Monday, February 4, 2013

Two short films for the Spanish bilingual class

Maintaining the usage of an ethical discourse in class where everyone feels comfortable is something that I have always strived to do when teaching. Obviously, I am not talking about language acquisition but about the ethical compromise teachers must have with their students and with society. Of course, many teachers are already working hard to fulfill this duty. I have always thought that what we say in a classroom and our teaching approaches have to be ethical and consistent. I also often wondered how many times my students felt frustrated when my words and my actions showed some discrepancy.
 
I suggest these two short films that you may use to facilitate discussion about the related topics above with students. 
 
The first short film is Hiyab, by Xavi Sala. We meet Fatima, a Muslim girl, who attends high school for the first time. A teacher tries to convince her that wearing a hijab is not a good idea because everyone "has to be the same in school" and respect all beliefs and religions. She also asks Fatima, "you don't want to be the freak in the class, do you?". The teacher was well-intentioned but her choice of words was questionable. Fatima reluctantly agrees to take her hijab off but she gets a surprise when she enters the classroom.




The short film shows how difficult it can be to balance individual freedom and institutional policies and to maintain individuality in a group. It provokes thinking about our roles of teachers. The film also challenges how much empathy and tolerance the once-homogeneous Spanish society may actually have for cultural minorities.

The educator in the second short film is the coach of a chidren's soccer team. Lucas, one of his players, spends all his time on the bench. He gets tired of not having the opportunity to play; so, he reminds his coach about the team's motto: "winning is not the most important, participating is".  Moreover, the coach's encouragement for players to win at all costs was contradictory to Lucas' sportsmanship. Lucas has to wait and wait until the day of the final when he gets the chance to teach the coach a small lesson.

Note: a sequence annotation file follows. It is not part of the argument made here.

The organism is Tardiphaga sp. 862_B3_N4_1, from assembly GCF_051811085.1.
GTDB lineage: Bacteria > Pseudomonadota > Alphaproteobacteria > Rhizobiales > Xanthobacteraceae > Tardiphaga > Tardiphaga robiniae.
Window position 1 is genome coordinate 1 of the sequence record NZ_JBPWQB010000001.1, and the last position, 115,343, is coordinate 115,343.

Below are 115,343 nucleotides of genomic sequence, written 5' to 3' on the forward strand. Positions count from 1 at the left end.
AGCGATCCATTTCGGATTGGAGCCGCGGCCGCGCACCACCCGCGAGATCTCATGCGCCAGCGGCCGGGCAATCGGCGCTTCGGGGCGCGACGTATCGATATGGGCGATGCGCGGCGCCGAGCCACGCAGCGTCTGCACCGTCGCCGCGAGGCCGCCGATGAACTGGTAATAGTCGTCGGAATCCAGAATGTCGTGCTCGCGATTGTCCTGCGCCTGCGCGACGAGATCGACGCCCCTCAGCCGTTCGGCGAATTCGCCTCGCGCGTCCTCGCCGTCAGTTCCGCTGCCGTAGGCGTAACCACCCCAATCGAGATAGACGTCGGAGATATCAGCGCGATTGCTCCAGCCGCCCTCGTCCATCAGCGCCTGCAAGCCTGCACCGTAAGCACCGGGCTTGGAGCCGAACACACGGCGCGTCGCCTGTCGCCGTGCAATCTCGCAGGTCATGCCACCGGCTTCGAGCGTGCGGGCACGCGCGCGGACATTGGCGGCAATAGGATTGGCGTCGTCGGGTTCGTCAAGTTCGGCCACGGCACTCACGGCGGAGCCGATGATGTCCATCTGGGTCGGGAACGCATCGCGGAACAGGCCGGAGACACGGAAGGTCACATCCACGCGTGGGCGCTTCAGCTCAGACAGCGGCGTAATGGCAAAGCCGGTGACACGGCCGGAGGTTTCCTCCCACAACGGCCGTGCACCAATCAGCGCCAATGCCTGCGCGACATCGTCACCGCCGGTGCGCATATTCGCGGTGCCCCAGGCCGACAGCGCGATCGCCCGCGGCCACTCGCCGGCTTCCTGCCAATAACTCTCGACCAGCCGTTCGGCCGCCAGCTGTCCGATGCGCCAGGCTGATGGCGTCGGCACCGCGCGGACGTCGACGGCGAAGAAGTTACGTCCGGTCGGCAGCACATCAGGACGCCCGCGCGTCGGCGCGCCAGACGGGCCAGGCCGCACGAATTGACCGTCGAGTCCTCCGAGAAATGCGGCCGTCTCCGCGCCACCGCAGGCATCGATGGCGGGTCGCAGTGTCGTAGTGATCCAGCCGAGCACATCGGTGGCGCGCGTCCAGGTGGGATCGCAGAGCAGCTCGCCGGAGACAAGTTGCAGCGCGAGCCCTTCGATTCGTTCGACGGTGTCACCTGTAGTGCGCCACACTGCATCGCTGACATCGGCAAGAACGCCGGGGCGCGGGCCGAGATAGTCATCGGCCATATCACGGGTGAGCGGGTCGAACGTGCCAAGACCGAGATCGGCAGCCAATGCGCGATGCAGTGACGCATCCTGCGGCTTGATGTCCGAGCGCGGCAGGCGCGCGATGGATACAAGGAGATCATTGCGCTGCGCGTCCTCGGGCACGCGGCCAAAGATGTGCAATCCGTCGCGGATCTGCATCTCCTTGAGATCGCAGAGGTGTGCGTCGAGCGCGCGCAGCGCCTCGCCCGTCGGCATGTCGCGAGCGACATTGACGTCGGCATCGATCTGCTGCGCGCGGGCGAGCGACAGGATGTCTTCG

Both short films use language comprehensible to junior high and high school students. They serve as starting points to interesting discussions related to some of the outcomes students work in other subject areas such as:
  • Understand how identity and self-esteem are shaped by multiple personal, social, linguistic and cultural factors.
  • Demonstrate sensitivity to the personal and emotional aspects of identity.
  • Demonstrate skills required to maintain individuality within a group.
To sum up, both films effectively demonstrate the potential effects that our words and attitudes have on students. These stories offer a lucid vision of the problems students may encounter in their daily lives and the struggles they may face to maintain their individuality.